Pulmonary aspiration treatment
Last updated: 03/06/2015
Most cases of witnessed or otherwise recent aspiration of oropharyngeal or gastric contents associated with a new pulmonary infiltrate represent an acute chemical pneumonitis rather than an infection. These cases usually resolve without antimicrobial therapy, with deep breathing and coughing, or with chest physiotherapy, when required. There is no convincing evidence that early administration of antimicrobials decreases subsequent incidences of complicating bacterial pneumonia, although there is evidence that such treatment may be associated with subsequent pneumonia caused by a relatively antimicrobial-resistant organism.
As soon as regurgitation is suspected, the patient should be placed in Trendelenberg position so that gastric contents drain out of the mouth instead of into the trachea. The pharynx and, if possible, the trachea should be thoroughly suctioned. The mainstay of therapy in patients who subsequently become hypoxic is positive-pressure ventilation. Intubation and the institution of positive end-expiratory pressure are often required. Bronchoscopy, pulmonary lavage, and (as above) broad-spectrum antibiotics are not indicated except possibly when particulate aspiration has occurred. The use of corticosteroids is generally not recommended.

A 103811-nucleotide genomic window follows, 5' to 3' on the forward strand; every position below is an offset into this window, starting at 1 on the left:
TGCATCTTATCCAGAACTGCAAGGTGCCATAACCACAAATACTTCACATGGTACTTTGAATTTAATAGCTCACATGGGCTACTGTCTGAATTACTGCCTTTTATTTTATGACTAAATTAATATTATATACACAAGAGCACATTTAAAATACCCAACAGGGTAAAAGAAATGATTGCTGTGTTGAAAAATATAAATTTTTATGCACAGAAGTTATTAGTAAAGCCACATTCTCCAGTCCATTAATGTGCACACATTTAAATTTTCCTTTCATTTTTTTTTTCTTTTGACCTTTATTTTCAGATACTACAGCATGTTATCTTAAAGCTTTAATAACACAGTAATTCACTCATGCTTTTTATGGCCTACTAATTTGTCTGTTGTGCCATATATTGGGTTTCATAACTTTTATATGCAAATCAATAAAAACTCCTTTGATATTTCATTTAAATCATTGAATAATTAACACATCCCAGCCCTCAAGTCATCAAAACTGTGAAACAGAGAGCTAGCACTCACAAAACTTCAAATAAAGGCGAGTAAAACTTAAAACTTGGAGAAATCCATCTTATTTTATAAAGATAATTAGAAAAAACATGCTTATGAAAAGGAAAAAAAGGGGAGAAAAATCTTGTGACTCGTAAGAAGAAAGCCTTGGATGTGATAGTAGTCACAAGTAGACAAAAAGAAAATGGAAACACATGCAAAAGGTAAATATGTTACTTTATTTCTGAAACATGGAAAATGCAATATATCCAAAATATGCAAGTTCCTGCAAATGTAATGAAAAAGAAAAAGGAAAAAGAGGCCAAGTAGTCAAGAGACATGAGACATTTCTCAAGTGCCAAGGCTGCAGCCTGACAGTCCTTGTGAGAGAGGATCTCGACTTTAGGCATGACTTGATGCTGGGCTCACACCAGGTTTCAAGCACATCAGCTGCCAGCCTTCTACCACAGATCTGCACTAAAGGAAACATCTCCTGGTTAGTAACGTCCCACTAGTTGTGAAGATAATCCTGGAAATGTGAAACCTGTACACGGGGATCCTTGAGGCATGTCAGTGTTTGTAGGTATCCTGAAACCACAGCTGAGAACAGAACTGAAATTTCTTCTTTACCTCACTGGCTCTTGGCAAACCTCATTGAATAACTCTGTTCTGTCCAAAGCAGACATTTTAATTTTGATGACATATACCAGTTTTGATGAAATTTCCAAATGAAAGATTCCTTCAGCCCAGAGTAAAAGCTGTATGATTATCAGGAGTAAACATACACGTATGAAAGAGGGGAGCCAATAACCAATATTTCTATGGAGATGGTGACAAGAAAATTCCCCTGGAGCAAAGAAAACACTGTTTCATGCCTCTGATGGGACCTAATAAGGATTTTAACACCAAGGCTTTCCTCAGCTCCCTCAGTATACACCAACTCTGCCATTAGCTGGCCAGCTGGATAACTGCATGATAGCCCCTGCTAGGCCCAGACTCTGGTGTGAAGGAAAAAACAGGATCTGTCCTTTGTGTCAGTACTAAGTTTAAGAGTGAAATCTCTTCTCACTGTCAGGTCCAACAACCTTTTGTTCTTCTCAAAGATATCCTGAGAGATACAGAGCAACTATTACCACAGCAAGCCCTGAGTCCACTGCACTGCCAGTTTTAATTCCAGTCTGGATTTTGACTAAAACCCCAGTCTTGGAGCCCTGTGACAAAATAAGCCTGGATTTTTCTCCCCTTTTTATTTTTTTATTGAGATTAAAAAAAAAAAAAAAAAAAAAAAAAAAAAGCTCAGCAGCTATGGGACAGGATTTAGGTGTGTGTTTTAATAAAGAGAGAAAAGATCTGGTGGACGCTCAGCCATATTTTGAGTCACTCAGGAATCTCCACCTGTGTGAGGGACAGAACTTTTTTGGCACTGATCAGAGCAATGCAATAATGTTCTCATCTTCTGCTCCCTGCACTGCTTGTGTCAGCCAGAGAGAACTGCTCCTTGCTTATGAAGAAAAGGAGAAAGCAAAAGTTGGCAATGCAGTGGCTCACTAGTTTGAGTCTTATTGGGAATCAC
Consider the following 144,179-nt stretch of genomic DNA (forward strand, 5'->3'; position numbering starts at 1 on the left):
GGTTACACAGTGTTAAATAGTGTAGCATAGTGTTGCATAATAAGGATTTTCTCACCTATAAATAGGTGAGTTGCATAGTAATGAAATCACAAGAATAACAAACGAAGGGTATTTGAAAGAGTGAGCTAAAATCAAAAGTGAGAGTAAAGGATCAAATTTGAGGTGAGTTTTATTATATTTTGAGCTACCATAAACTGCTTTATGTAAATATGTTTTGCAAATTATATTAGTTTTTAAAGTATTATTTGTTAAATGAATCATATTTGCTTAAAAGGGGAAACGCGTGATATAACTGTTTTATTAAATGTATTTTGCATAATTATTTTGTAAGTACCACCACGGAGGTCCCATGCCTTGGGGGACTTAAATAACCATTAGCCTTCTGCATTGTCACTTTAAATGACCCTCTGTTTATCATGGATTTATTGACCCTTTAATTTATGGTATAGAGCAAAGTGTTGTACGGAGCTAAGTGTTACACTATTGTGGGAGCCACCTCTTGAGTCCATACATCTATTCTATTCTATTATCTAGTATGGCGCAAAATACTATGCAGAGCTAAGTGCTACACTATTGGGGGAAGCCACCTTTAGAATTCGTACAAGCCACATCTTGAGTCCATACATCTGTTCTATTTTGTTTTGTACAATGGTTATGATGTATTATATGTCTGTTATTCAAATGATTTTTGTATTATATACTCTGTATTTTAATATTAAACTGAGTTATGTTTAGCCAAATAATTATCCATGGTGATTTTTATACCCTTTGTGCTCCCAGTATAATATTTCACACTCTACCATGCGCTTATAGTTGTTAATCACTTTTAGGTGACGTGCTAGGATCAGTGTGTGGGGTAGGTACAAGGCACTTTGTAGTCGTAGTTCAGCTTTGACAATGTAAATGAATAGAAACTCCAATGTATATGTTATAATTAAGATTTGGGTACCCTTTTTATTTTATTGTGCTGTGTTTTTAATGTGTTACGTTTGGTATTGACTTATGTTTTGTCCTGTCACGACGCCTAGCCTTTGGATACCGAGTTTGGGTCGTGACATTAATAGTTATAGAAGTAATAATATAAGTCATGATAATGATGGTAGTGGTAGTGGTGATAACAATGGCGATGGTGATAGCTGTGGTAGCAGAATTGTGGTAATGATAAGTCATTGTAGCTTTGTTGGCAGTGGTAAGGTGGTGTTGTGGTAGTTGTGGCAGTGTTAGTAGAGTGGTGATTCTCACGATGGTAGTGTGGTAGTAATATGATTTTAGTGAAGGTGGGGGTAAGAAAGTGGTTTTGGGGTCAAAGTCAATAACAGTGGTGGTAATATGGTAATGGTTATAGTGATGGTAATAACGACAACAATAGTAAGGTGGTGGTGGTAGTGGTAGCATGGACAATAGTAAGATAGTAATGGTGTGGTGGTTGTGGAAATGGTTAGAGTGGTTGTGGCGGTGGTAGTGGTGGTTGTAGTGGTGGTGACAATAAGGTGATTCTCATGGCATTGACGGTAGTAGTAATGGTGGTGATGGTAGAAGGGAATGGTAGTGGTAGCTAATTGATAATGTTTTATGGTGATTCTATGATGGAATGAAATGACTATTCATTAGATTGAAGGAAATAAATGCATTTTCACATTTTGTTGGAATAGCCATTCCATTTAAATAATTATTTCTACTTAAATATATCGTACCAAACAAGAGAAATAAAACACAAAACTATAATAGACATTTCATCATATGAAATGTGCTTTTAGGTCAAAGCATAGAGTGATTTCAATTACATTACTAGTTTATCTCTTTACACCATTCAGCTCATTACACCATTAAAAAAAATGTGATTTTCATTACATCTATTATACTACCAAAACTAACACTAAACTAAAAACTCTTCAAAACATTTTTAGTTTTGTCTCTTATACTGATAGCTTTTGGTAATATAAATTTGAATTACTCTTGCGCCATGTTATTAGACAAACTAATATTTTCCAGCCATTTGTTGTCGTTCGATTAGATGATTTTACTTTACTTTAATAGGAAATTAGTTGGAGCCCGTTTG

Aspiration that has resulted in pneumonia, lung abscess, or empyema caused by oropharyngeal anaerobic bacteria has usually been treated, at least initially, with penicillin. However, in a critically ill patient with this syndrome, therapy should usually begin with penicillin 2 million U IV every 4 hours and metronidazole 750 mg IV every 6 hours or with clindamycin 900 mg every 8 hours. Aspiration can also be complicated by later development of aerobic acute bacterial pneumonia. Much less commonly, aspiration can produce an acute, rapidly progressive necrotizing pneumonia. This infection usually involves anaerobes and facultatively aerobic enteric gram-negative bacilli. The clinical context is often major aspiration in a patient without gastric acid (and therefore a large gastric bacterial population) or with an accumulation of feculent material in the stomach caused by adynamic ileus, upper GI bleeding, or bowel obstruction. Treatment must include adequate coverage for anaerobes, including Bacteroides fragilis, and aerobic gram-negative organisms. As in other acute gram-negative pneumonias, it is unwise to rely on an aminoglycoside alone for aerobic gram-negative coverage. Acceptable initial regimens include piperacillin/tazobactam 3.375 g IV every 6 hours with gentamicin 4.5 mg/kg every 24 hours, clindamycin 900 mg IV every 8 hours with cefotaxime 2 g IV every 6 hours, and meropenem 1 g every 8 hours with gentamicin 4.5 mg/kg IV every 24 hours. Ciprofloxacin can be substituted for the aminoglycoside when toxicity is a concern.
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